Fresh or Frozen Embryos – Is One Better?

In vitro fertilisation (IVF) is a process in which the male partner’s sperm fertilises the female’s eggs in a lab, rather than inside the female’s body. The resulting organism is referred to as an embryo. Cryopreserved (frozen) embryos or fresh embryos can be used for IVF. Is one better than the other?

Some fertility centers are reporting slightly higher success rates with frozen embryos, including Fertility Centers of New England, which note that “Many patients are surprised that the frozen embryo transfer rates are equal to or higher than fresh embryo transfers.”

The Colorado Center for Reproductive Medicine (CCRM) believes there is an advantage to using frozen embryos. “In concordance with research at CCRM, studies from around the world have shown that in vitro fertilization pregnancies following a frozen embryo transfer are more similar to natural conception pregnancies than fresh embryo transfer cycles.” William Schoolcraft MD, medical director of CCRM says: “Since frozen embryo transfers occur a significant amount of time after a woman’s ovaries were stimulated with medications, the hormone levels in the body have had time to return to normal, which mimics a more natural conception process.”

According to Dr. Geoff Sher of Sher Fertility, a network of American fertility clinics, three developments have helped to improve the results achieved with frozen embryos:

  • The introduction of ultra-rapid embryo cryopreservation (vitrification), which freezes the embryo nearly 60,000 times faster than the previously used slow freezing approach.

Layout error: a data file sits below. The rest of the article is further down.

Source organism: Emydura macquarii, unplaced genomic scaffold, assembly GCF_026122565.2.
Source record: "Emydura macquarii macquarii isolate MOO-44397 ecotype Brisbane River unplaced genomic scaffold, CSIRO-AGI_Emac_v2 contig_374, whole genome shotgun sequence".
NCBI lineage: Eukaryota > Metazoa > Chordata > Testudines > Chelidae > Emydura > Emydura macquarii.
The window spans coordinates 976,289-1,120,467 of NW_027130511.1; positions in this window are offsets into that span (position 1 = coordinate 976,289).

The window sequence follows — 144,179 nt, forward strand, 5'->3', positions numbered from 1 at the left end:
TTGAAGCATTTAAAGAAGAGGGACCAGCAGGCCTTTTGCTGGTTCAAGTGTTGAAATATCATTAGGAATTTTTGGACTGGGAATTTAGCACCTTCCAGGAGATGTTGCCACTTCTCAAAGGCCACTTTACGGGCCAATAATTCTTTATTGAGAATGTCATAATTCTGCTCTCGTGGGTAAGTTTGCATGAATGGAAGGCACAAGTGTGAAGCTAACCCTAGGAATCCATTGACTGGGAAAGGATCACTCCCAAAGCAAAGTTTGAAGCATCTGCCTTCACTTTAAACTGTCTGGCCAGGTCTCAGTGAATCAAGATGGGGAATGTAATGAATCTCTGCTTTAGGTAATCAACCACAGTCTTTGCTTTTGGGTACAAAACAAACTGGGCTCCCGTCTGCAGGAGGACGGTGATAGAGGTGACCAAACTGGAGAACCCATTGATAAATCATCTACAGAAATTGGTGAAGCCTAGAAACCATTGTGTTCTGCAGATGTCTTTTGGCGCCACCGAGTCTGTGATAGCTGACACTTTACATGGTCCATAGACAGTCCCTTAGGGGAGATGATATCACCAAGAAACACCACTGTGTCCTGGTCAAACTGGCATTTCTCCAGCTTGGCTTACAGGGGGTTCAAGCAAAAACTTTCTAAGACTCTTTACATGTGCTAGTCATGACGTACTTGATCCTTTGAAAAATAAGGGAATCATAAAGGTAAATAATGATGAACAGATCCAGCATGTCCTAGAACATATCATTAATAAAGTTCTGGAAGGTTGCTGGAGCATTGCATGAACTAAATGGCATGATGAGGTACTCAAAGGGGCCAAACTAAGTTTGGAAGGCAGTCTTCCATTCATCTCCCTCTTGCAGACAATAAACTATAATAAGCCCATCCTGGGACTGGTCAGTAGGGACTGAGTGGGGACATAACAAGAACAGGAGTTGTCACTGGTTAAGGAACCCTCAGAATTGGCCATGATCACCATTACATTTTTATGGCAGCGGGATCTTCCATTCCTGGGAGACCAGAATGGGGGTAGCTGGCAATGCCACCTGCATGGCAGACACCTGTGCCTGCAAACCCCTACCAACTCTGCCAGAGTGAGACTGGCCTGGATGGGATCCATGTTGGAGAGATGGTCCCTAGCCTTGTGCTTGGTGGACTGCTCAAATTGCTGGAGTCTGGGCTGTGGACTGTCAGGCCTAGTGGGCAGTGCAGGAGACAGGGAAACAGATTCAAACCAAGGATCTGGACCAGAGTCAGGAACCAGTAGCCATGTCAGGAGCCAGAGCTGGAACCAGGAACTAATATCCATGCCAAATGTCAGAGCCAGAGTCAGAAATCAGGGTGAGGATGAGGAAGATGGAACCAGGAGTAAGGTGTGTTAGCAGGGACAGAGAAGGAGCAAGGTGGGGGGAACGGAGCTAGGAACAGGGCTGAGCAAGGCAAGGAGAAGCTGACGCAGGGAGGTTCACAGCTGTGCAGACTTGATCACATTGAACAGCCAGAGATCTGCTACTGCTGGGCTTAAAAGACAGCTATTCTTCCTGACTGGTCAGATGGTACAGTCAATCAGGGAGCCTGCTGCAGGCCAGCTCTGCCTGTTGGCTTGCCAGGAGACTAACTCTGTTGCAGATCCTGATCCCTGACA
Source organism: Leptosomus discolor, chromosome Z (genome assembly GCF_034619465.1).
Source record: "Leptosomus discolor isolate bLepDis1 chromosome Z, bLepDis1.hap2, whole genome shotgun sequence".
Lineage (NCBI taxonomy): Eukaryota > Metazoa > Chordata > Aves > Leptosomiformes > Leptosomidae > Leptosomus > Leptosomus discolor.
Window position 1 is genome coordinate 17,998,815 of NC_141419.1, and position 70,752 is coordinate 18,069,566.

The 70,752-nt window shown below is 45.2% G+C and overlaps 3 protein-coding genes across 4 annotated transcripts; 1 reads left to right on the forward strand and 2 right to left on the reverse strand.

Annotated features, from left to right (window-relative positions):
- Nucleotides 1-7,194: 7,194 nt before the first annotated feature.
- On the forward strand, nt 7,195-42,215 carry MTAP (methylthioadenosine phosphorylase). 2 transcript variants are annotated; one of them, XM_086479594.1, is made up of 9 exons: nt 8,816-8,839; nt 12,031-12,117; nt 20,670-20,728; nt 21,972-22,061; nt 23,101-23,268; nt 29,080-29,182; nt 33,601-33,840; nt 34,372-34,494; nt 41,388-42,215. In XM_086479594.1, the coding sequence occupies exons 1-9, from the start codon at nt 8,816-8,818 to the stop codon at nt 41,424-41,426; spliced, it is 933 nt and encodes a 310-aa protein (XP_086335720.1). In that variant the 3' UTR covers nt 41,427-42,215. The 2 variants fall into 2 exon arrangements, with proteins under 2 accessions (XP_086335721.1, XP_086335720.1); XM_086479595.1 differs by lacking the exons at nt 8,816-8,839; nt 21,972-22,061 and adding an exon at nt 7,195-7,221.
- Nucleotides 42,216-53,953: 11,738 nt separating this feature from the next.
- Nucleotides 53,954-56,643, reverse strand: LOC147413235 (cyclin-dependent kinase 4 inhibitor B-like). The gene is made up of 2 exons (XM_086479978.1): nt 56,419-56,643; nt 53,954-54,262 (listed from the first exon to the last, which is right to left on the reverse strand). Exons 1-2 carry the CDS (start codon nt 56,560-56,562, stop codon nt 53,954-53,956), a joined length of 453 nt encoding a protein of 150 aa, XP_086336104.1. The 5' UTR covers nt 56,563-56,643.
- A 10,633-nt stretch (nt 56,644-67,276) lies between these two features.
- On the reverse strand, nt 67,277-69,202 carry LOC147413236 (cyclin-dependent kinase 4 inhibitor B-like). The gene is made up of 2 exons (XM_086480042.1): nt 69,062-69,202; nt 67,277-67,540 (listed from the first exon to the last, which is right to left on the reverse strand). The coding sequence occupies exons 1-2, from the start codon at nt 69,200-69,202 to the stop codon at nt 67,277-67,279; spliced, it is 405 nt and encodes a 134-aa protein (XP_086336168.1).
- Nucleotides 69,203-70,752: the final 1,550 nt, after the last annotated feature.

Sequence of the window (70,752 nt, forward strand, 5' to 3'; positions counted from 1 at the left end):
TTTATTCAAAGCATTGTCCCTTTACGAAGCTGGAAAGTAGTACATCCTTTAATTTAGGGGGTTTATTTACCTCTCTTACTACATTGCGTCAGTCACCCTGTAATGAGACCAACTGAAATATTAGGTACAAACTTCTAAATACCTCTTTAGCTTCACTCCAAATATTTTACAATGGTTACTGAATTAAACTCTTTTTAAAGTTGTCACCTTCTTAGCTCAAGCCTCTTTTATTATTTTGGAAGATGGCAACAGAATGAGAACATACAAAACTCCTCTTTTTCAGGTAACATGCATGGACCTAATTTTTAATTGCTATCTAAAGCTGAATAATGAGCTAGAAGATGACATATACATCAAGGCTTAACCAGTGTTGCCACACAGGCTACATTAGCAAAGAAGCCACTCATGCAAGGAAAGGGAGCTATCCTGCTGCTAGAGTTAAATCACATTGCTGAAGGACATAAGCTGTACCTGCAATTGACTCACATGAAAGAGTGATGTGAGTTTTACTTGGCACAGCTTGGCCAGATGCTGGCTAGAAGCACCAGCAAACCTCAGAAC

• The growing practice of vitrifying and cryopreserving blastocysts (embryos cultured until day 5-6) rather than early (embryos cultured until day 2-3) cleaved embryos. The practice recognises that embryos that do not develop to the expanded blastocyst stage may be chromosomally compromised.
  • The introduction of full embryo karyotyping or preimplantation genetic screening (PGS) using advanced techniques. Full PGS allows embryologists to identify “competent” embryos, and these embryos can be banked over several cycles before performing the blastocyst transfer. This reduces the risk of miscarriage and chromosomal birth defects.

While some IVF doctors state a preference for frozen embryos, the selection of frozen over fresh (or vice versa) will depend on a couple’s specific case and preferences. Fertility specialists can explain the IVF process using both fresh and frozen embryos and help patients determine which option suits them best.